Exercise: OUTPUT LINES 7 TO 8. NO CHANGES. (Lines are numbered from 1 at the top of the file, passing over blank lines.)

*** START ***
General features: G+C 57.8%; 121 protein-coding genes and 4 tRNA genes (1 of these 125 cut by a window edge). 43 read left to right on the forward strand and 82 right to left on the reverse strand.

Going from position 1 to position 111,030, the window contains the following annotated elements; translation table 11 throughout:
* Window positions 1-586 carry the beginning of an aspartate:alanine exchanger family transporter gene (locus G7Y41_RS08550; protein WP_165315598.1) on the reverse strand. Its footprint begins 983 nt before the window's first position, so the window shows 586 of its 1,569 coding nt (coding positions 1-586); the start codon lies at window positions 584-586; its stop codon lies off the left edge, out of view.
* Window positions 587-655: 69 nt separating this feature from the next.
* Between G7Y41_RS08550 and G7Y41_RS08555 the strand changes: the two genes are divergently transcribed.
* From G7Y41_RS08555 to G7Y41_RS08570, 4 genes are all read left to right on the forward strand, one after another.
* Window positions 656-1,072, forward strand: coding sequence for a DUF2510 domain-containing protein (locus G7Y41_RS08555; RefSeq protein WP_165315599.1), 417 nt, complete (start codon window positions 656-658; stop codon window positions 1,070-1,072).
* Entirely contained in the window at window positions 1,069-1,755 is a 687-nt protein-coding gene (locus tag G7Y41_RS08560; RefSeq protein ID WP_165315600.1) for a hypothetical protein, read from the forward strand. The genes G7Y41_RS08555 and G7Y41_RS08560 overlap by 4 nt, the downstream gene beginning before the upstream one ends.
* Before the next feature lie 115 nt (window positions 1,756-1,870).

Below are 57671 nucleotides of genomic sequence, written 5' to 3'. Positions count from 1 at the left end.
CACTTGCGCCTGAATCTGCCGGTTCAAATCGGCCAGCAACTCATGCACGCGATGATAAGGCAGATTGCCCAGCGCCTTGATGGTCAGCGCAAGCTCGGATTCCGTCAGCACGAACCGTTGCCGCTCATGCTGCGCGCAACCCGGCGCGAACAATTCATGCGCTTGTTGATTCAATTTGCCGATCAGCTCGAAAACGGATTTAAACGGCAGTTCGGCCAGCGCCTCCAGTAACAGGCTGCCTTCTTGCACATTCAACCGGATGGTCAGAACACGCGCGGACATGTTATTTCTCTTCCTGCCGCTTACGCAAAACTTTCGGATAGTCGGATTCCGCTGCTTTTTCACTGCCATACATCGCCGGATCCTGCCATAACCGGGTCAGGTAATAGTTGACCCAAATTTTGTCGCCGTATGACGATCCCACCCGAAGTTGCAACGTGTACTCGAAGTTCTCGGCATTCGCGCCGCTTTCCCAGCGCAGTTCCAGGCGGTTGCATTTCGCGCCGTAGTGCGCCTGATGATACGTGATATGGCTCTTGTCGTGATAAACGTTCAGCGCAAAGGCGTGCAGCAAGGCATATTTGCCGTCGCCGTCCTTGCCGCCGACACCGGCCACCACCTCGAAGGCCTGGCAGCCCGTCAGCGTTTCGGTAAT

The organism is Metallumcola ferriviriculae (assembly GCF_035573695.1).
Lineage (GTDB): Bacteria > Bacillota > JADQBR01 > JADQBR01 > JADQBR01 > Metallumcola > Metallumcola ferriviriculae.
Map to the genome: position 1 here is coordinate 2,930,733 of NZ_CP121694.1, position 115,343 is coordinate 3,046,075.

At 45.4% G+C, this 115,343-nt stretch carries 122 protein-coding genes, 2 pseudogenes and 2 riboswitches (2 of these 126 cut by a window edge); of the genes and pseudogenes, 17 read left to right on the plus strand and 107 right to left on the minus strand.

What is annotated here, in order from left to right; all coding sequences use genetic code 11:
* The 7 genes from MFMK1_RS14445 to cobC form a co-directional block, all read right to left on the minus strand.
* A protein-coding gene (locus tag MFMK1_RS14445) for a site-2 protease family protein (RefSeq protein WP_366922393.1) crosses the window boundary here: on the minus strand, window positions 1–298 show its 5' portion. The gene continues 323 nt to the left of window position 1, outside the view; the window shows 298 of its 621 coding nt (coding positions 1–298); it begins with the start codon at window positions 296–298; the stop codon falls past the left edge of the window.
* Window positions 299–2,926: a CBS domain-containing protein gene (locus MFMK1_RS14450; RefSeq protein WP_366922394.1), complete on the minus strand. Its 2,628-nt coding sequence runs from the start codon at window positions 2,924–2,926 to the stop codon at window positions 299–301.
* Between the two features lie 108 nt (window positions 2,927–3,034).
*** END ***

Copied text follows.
* Window positions 656-1,072, forward strand: coding sequence for a DUF2510 domain-containing protein (locus G7Y41_RS08555; RefSeq protein WP_165315599.1), 417 nt, complete (start codon window positions 656-658; stop codon window positions 1,070-1,072).
* Entirely contained in the window at window positions 1,069-1,755 is a 687-nt protein-coding gene (locus tag G7Y41_RS08560; RefSeq protein ID WP_165315600.1) for a hypothetical protein, read from the forward strand. The genes G7Y41_RS08555 and G7Y41_RS08560 overlap by 4 nt, the downstream gene beginning before the upstream one ends.